HSBC Joins Banks Sharing Bond Data With Matchmaker Algomi

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Photographer: Simon Dawson/Bloomberg
  • Deutsche Bank, Credit Suisse involved with search service
  • Four UBS alumni founded firm in 2012 with Lakestar's backing

Some of Europe’s biggest lenders have opened their doors for a former UBS Group AG executive to install an internal search machine that tracks availability of their bonds. Especially the ones people rarely trade.

HSBC Holdings Plc, Deutsche Bank AG and Credit Suisse Group AG are among 14 banks that agreed to use the system developed by Algomi Ltd., according to co-founder Stu Taylor. It lets banks give access to their pre-trade data to fund managers who want to discreetly identify who owns corporate or government bonds that are not widely traded.

Stu Taylor
Stu Taylor
Source: Algomi Ltd.

Algomi, founded in 2012, increased its asset-management clients to 140 in October from 50 in May. The growth indicates an eagerness among investors for a new technology that helps them trade more efficiently as regulations curb banks’ ability to make markets and expand their bond inventories.

“The bond-market liquidity problem is real and well-documented,” Taylor, Algomi’s chief executive officer, said in an interview at the Fixed Income Leader Summit last week in Barcelona. The company “seeks to address the issue with proper pre-trade information. None of this data appears on websites and terminals. This is why we are different.”

The market-making pinch has worsened in the past five years. The size of U.S. Treasury market, for example, has expanded by more than 45 percent in five years to $12.9 trillion, according to data compiled by Bloomberg. At the same time, the five largest primary dealers -- those financial institutions that trade with the Treasury -- have cut their balance sheets by about 50 percent from 2010, according to data from Tabb Group LLC.

In longer-maturity German bonds, Europe’s benchmark sovereign securities, the size of transaction that can be executed at the best available bids and offers, a market gauge known as order-book depth, dropped to 16 million euros from 25 million euros in the first half of the year, the Bank for International Settlements said in September. The decline means even a relatively small increase in trading volume can spark larger price swings.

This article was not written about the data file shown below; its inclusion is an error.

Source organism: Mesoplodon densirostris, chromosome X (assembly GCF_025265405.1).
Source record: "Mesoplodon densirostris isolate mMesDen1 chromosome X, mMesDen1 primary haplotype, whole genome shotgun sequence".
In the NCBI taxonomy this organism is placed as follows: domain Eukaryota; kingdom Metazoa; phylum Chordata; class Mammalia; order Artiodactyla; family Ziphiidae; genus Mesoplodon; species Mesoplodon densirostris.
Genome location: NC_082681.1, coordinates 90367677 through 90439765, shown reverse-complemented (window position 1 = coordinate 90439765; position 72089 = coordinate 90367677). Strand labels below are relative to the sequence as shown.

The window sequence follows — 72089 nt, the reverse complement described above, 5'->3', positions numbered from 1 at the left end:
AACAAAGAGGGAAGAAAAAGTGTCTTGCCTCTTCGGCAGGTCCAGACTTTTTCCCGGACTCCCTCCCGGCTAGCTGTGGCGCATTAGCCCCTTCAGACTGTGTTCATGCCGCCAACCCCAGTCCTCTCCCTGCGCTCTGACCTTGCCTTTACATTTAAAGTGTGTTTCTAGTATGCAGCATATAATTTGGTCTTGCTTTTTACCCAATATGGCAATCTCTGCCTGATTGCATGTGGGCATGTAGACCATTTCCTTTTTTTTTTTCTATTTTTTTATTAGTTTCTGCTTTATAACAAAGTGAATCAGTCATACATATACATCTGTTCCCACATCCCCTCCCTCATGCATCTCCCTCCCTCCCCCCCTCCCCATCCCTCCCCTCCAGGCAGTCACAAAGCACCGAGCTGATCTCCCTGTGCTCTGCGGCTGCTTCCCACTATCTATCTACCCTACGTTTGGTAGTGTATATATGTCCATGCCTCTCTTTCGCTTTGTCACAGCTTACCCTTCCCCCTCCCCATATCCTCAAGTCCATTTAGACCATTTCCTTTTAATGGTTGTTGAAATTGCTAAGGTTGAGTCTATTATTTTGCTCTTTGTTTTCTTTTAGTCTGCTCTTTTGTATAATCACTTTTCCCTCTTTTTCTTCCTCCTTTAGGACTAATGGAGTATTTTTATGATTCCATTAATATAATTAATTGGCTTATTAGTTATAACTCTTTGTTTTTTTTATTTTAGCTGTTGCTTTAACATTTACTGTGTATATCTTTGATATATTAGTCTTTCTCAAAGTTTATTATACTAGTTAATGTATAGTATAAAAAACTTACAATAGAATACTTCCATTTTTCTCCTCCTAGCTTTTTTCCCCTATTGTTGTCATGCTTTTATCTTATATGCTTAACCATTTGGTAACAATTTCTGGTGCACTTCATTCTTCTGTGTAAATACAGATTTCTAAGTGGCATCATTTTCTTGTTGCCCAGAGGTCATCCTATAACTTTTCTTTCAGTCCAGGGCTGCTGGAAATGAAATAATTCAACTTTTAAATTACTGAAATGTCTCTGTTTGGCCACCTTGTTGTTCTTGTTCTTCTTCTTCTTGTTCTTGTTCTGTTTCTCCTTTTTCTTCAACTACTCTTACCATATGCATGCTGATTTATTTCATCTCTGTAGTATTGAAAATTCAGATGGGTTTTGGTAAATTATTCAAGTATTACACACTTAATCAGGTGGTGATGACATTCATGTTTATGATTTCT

Algomi harnesses data from banks so it can be searched by its buy-side clients using its Honeycomb network. Once given permission, an investor can click on debt he wants to buy or sell, and a heat map will appear on the screen. It may show, for example, that HSBC traded that bond a week ago or that Deutsche Bank currently has interest in the issue. Banks may share pre-trade data with their own customers to show them what’s available.

Spokesmen for HSBC, Deutsche Bank and Credit Suisse confirmed they’re involved with Algomi.

Changing Landscape

The London-based company is trying to capitalize on the changing landscape of fixed-income investing. Regulations that reduce dealers’ market-making capacity and central-bank monetary intervention are two key factors that have sapped liquidity, making it more difficult to trade some bonds without causing exaggerated price swings.

“It is wrong to think that these regulations are misplaced,” Taylor said. “They are there because we had a problem, and risk was not handled appropriately,” said Taylor. “Let’s start working on how to behave in the new market. We do need to be more creative.”

Algomi entered into a space where companies compete to offer liquidity solutions, although not everyone is successful. Fixed-income trading platform Bondcube collapsed in July after three months. While Algomi is different from Bondcube as it offers aggregate pre-trade information, it’s competing with numerous initiatives that promised to make life easier for bond investors.

UBS Alumni

Taylor was formerly UBS’s global head of matched principal trading in fixed income. He set up Algomi with three UBS alumni: Usman Khan, who developed a dark-pool bond trading platform for the Swiss bank, Michael Schmidt, who once headed its European credit trading, and engineer Robert Howes.

The London-based firm had financial backing from Lakestar LP, a venture capital investor in Airbnb Inc., Spotify Ltd. and Skype, three of the companies that shook up traditional services in hotels, music and telephone communications, according to the companies’ websites.

Algomi’s investment service seeks to restore market depth by creating virtual inventory of bonds in a similar way to how Airbnb fostered a marketplace for lodging, Taylor said. The Airbnb website, which allows people to advertise and rent, now says it has 1.5 million listings across 190 countries.

“Virtual inventory can be scaled and grown much quicker than real inventory,” he said. “This is the same problem that banks have. They’ve been running on a real-inventory business model based on risk. This new type of technology can bring back market velocity.”

Bloomberg LP provides bond-trading services in competition with banks and securities firms.

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